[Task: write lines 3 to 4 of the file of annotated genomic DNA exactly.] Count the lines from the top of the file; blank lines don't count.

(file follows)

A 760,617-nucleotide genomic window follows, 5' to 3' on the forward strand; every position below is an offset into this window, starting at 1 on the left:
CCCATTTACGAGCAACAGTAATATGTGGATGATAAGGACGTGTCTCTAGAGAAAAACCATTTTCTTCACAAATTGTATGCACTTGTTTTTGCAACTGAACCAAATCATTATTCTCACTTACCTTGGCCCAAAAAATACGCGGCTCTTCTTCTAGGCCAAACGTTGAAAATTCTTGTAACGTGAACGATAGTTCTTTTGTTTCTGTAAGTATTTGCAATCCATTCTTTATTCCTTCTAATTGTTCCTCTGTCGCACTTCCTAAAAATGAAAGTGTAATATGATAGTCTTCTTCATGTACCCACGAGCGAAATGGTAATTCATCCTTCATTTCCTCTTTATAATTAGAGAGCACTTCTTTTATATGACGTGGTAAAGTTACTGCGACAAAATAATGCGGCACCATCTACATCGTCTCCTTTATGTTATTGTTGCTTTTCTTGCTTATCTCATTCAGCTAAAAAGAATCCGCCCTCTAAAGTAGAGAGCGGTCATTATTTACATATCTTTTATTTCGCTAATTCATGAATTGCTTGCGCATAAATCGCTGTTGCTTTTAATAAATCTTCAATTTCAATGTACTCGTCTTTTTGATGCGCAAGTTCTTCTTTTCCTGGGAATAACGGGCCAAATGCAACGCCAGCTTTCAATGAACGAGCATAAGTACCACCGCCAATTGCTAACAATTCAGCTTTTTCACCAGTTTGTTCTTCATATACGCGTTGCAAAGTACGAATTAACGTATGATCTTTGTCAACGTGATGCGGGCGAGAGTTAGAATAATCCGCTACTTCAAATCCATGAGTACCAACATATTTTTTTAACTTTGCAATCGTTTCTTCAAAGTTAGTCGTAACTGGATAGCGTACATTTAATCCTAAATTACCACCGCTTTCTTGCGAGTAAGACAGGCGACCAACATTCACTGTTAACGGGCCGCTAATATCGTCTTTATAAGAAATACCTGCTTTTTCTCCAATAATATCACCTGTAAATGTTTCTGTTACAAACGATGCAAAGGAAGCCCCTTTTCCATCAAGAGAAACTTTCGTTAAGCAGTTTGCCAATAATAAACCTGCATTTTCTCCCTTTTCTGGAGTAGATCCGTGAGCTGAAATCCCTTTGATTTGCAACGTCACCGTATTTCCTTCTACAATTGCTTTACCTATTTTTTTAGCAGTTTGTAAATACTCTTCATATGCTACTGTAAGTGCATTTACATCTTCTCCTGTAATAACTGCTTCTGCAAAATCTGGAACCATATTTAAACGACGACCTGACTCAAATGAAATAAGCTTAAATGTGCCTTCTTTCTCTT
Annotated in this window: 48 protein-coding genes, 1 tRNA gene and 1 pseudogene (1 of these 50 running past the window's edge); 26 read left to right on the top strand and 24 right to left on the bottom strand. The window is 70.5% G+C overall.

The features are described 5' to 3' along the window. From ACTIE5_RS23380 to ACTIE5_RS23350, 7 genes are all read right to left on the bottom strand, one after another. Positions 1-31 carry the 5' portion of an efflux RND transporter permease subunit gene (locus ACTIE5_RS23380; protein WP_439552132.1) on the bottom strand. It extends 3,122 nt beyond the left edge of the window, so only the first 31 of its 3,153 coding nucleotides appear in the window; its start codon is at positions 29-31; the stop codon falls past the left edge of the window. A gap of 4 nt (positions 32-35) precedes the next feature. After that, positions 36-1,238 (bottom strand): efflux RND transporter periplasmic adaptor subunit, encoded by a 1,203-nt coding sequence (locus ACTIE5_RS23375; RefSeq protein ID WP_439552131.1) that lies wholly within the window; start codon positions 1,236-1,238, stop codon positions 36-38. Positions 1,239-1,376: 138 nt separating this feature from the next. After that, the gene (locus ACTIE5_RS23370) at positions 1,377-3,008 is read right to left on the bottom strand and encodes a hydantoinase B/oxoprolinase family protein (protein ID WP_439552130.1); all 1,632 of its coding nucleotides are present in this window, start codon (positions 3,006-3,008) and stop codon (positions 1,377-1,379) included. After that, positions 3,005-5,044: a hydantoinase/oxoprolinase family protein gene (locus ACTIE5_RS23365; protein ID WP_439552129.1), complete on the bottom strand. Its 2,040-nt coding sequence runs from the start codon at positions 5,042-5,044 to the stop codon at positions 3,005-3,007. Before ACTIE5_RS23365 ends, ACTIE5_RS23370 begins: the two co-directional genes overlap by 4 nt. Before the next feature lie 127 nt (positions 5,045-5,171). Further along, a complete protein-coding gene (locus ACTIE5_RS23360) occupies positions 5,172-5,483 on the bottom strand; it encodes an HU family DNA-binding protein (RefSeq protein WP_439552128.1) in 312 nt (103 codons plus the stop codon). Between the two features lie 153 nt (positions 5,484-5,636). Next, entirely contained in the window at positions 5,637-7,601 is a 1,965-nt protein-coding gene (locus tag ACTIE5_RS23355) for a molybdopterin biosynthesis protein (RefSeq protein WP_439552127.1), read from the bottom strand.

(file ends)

Annotated in this window: 48 protein-coding genes, 1 tRNA gene and 1 pseudogene (1 of these 50 running past the window's edge); 26 read left to right on the top strand and 24 right to left on the bottom strand. The window is 70.5% G+C overall.

The features are described 5' to 3' along the window. From ACTIE5_RS23380 to ACTIE5_RS23350, 7 genes are all read right to left on the bottom strand, one after another. Positions 1-31 carry the 5' portion of an efflux RND transporter permease subunit gene (locus ACTIE5_RS23380; protein WP_439552132.1) on the bottom strand. It extends 3,122 nt beyond the left edge of the window, so only the first 31 of its 3,153 coding nucleotides appear in the window; its start codon is at positions 29-31; the stop codon falls past the left edge of the window. A gap of 4 nt (positions 32-35) precedes the next feature. After that, positions 36-1,238 (bottom strand): efflux RND transporter periplasmic adaptor subunit, encoded by a 1,203-nt coding sequence (locus ACTIE5_RS23375; RefSeq protein ID WP_439552131.1) that lies wholly within the window; start codon positions 1,236-1,238, stop codon positions 36-38. Positions 1,239-1,376: 138 nt separating this feature from the next. After that, the gene (locus ACTIE5_RS23370) at positions 1,377-3,008 is read right to left on the bottom strand and encodes a hydantoinase B/oxoprolinase family protein (protein ID WP_439552130.1); all 1,632 of its coding nucleotides are present in this window, start codon (positions 3,006-3,008) and stop codon (positions 1,377-1,379) included. After that, positions 3,005-5,044: a hydantoinase/oxoprolinase family protein gene (locus ACTIE5_RS23365; protein ID WP_439552129.1), complete on the bottom strand. Its 2,040-nt coding sequence runs from the start codon at positions 5,042-5,044 to the stop codon at positions 3,005-3,007. Before ACTIE5_RS23365 ends, ACTIE5_RS23370 begins: the two co-directional genes overlap by 4 nt. Before the next feature lie 127 nt (positions 5,045-5,171). Further along, a complete protein-coding gene (locus ACTIE5_RS23360) occupies positions 5,172-5,483 on the bottom strand; it encodes an HU family DNA-binding protein (RefSeq protein WP_439552128.1) in 312 nt (103 codons plus the stop codon). Between the two features lie 153 nt (positions 5,484-5,636). Next, entirely contained in the window at positions 5,637-7,601 is a 1,965-nt protein-coding gene (locus tag ACTIE5_RS23355) for a molybdopterin biosynthesis protein (RefSeq protein WP_439552127.1), read from the bottom strand.